Oldboy. It took me three years, but I finally got to the second film in Park Chan-wook’s “revenge trilogy” (I saw Sympathy for Mr. Vengeance in 2006). I thought the earlier film was the work of a stylish director with little to say. Oldboy is much better. The violence, implied and actual, remains excruciating, but where I said about the first movie that the violence was “cool and pretty,” this time it’s not cool at all … I’d call it gruesome and funny, which I understand is an odd combination. And while Mr. Vengeance had a plot that was at times incoherent and at times shallow, Oldboy’s narrative grabs the viewer from the start and never lets up. And the themes, of love and taboos, and the allusions, to Kafka and Memento, make Oldboy into a full experience. Don’t get me wrong … if screen violence bothers you, stay away from this one. #75 on the They Shoot Pictures, Don’t They list of the top films of the 21st century. 9/10, which appears to be the highest rating I’ve ever given to a movie in Korean (I haven’t seen many).
I stole this idea from some web site that I can't remember. I think they do this once a month. I'm going to try for once a week, on Mondays, although I may give up after one try. I'll list the movies I watched during the previous week, with one or two lines on each.
Master and Commander: The Far Side of the World. Wouldn't have worked without Russell Crowe in the lead role. He makes this stuff believable. 8/10.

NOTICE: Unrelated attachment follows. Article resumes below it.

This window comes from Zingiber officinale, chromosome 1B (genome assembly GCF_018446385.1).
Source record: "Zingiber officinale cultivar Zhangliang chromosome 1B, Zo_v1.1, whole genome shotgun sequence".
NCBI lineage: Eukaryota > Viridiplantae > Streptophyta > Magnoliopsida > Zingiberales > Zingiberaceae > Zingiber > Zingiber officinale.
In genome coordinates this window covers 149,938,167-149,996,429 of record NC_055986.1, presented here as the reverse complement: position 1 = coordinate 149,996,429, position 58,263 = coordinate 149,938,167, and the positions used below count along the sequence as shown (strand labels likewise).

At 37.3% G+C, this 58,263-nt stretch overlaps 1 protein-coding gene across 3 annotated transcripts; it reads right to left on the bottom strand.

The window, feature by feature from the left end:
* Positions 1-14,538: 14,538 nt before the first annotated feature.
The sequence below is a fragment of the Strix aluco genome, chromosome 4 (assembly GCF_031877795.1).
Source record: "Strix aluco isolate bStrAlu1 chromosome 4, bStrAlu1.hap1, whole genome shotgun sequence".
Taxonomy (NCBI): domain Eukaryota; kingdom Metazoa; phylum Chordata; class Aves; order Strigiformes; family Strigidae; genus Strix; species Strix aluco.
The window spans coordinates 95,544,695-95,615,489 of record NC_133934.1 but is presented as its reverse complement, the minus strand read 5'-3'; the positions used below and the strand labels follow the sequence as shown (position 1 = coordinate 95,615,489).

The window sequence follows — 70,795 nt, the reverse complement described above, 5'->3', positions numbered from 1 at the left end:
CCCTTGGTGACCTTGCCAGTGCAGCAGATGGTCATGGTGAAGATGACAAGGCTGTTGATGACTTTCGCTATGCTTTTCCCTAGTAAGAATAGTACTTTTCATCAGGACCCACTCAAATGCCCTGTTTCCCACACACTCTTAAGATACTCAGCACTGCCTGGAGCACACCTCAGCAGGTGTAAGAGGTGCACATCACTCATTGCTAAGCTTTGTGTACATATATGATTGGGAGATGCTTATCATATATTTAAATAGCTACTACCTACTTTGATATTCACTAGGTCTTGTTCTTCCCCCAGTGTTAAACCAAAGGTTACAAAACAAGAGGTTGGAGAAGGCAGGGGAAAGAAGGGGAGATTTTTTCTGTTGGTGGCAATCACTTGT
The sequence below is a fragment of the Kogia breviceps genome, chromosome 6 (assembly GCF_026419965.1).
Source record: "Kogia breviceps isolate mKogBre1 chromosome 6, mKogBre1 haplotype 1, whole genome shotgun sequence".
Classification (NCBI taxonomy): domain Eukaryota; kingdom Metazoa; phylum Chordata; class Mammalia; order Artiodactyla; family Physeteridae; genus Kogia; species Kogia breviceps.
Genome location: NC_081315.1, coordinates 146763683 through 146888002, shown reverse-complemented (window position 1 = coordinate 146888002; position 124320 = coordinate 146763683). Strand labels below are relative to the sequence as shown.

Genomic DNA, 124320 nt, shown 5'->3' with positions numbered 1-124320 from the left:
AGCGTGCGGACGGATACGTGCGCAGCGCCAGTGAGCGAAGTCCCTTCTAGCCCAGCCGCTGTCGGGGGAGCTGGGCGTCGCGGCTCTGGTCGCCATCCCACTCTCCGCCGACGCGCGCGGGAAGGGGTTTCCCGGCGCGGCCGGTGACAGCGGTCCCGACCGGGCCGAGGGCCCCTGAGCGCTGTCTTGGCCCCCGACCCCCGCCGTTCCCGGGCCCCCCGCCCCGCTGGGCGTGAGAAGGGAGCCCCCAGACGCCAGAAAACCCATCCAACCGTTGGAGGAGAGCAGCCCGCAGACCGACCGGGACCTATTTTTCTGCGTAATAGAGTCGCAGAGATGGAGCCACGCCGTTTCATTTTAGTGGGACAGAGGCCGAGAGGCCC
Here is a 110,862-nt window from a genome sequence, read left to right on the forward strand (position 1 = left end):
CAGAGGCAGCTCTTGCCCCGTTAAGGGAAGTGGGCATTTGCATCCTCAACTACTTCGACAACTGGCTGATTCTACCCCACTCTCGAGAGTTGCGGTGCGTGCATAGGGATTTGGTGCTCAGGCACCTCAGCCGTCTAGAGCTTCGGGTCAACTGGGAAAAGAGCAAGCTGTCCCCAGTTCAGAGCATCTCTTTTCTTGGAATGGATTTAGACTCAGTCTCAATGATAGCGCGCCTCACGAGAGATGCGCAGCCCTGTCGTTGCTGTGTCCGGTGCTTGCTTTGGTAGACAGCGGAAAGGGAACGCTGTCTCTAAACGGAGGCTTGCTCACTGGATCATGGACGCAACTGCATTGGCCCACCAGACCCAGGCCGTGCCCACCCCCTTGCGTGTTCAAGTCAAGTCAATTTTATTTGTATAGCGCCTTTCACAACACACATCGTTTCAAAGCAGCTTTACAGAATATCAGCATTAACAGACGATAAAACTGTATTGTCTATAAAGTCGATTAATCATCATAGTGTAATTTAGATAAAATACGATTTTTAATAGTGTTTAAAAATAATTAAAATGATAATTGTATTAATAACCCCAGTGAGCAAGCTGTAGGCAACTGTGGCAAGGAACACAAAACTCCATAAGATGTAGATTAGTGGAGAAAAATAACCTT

Recount. "Only" a TV movie from HBO. Nominated for 9 Emmys. Written by Danny Strong (who got an Emmy nod himself), previously known to fans of the Buffyverse as Jonathan. 8/10.
The Good Earth. Late-30s Hollywood movie about China, based on Pearl Buck's novel, a former choice of the Oprah Book Club. Paul Muni, an American via Ukraine, and Luise Rainer, a German actress, played the two leads, both Chinese characters. Rainer won the Best Actress Oscar, her second in a row. Seeing it now, it's hard to understand why. 6/10.
The Host. Korean monster movie, a few dozen rungs above what you'd see on any random Saturday on the Sci-Fi Channel, if not quite the 5-star masterpiece some critics call it. 7/10.
Jason and the Argonauts. Yes, the set pieces are cool, and it's nice to see Pussy Galore as Hera. But in the end, it's no different from most special-effects extravaganzas ... you wait, bored, until the next cool Harryhausen scene arrives. Would be just as good with all the non-Harryhausen stuff removed. 6/10.
Sympathy for Mr. Vengeance shows clear evidence of an artist at work. It’s a beautiful movie to look at, even when it features cringe-inducing gore. It is full of artistic deconstructions of traditional narrative processes. In Breathless, Godard used jump cuts in part to excise everything except what really mattered; in Sympathy for Mr. Vengeance, director Park Chan-wook excises entire portions of the narrative, leaving the audience scratching its head, trying to figure out what is going on. Park’s excisions have the opposite effect of Godard’s … the French film leaves the viewer “out of breath,” but Park uses the time he’s gathered through his excisions to slow us down and give us pretty pictures, resulting in a film that even its champions (and there are many) admit is, if not boring, then at least slow.